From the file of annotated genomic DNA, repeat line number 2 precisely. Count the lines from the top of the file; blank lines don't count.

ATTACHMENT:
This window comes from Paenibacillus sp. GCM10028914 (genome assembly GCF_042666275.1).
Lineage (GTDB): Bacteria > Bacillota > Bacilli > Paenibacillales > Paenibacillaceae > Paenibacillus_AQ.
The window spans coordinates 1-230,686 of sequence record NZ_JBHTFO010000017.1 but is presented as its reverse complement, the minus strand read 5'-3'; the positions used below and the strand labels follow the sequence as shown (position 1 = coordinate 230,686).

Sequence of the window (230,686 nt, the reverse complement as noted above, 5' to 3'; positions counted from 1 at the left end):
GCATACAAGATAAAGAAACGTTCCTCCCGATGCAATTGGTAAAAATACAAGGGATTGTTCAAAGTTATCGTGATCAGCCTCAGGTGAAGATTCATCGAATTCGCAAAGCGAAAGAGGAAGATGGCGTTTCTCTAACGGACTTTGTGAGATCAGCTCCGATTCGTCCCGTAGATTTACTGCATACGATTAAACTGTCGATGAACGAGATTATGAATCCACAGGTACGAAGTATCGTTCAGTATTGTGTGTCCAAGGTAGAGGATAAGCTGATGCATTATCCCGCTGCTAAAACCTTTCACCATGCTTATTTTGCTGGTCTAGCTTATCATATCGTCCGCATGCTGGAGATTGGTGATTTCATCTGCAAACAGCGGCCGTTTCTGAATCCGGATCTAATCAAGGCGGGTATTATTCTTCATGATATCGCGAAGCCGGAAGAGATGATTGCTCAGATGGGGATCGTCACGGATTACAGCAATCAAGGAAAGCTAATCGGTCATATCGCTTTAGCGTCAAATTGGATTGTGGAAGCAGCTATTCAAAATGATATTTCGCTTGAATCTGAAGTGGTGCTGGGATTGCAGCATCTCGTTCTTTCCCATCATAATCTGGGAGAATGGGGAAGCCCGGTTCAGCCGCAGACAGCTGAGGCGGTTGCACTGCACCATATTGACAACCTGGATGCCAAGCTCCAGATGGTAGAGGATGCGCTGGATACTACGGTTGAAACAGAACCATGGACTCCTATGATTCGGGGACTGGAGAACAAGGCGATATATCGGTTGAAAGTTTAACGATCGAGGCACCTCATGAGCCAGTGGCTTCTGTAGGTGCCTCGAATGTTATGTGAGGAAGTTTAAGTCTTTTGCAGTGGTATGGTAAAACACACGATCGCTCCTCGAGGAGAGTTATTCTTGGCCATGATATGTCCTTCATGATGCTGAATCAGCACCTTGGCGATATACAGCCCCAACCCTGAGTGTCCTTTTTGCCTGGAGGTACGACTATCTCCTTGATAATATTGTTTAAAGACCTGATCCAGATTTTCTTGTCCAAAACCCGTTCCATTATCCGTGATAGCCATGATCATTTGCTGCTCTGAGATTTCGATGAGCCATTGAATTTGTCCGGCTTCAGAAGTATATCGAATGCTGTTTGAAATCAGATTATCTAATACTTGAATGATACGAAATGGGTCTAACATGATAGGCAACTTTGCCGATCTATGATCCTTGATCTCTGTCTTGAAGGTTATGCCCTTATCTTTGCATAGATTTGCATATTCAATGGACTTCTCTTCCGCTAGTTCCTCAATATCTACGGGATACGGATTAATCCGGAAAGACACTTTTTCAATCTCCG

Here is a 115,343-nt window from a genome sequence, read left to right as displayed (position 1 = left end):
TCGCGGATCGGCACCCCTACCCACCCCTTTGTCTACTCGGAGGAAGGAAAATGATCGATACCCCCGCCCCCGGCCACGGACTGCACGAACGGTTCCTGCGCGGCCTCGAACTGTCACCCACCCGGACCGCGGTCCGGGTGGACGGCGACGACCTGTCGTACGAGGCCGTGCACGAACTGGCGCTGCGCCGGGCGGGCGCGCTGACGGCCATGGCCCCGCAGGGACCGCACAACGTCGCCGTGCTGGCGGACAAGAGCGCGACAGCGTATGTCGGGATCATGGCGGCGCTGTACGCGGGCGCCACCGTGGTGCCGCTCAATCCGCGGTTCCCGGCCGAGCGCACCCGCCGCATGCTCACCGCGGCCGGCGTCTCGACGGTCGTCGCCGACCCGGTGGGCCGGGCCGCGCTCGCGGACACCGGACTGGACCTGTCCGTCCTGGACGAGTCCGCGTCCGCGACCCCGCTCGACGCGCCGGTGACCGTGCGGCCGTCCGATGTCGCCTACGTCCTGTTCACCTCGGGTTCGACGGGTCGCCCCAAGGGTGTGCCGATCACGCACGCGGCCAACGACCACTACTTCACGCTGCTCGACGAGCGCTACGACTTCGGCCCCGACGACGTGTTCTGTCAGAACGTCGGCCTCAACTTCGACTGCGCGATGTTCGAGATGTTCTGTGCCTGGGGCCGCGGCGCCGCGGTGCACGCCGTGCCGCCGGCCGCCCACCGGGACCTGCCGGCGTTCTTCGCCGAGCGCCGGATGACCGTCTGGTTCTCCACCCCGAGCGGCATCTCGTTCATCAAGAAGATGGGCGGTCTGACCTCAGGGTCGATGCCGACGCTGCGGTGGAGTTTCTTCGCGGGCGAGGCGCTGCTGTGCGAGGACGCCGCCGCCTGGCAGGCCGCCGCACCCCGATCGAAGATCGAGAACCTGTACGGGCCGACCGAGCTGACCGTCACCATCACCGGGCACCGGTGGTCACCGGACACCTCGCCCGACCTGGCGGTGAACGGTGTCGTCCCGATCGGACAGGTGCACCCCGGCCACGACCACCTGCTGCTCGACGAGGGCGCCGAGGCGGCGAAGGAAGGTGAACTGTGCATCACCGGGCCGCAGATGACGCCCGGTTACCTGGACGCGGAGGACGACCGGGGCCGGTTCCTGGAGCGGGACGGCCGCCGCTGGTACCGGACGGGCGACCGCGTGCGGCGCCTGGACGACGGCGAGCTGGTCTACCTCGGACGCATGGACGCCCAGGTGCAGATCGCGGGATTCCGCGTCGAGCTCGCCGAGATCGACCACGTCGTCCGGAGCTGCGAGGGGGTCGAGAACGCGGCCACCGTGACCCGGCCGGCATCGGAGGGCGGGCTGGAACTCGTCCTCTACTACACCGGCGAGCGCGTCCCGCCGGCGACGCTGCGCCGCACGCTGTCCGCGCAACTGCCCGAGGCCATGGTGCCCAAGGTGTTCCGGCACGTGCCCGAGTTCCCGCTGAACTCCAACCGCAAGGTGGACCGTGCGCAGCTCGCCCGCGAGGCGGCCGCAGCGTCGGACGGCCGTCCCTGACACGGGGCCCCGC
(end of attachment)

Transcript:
Lineage (GTDB): Bacteria > Bacillota > Bacilli > Paenibacillales > Paenibacillaceae > Paenibacillus_AQ.